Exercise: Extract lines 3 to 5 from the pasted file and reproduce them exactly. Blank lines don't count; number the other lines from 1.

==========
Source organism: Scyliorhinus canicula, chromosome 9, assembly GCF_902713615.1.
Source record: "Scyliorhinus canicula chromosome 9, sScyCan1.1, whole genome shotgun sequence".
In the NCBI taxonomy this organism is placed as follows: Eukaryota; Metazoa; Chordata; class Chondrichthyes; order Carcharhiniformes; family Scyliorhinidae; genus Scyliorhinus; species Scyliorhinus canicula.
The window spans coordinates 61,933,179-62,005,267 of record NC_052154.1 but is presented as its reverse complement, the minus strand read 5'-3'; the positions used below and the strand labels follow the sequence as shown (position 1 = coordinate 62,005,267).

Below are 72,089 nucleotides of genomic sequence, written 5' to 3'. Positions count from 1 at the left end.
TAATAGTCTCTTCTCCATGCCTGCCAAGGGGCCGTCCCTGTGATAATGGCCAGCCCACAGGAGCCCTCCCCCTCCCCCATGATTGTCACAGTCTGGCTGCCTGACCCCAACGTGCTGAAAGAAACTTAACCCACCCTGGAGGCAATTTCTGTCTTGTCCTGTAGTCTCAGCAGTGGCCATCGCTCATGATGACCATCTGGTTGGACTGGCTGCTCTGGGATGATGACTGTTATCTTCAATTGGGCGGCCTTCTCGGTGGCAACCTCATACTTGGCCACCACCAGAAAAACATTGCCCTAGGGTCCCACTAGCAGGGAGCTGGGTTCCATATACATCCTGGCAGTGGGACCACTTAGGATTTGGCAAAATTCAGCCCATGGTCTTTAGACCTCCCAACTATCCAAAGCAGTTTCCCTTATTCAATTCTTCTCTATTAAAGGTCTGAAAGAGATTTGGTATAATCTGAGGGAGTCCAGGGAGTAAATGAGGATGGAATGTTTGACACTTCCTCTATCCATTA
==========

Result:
In the NCBI taxonomy this organism is placed as follows: Eukaryota; Metazoa; Chordata; class Chondrichthyes; order Carcharhiniformes; family Scyliorhinidae; genus Scyliorhinus; species Scyliorhinus canicula.
The window spans coordinates 61,933,179-62,005,267 of record NC_052154.1 but is presented as its reverse complement, the minus strand read 5'-3'; the positions used below and the strand labels follow the sequence as shown (position 1 = coordinate 62,005,267).

Below are 72,089 nucleotides of genomic sequence, written 5' to 3'. Positions count from 1 at the left end.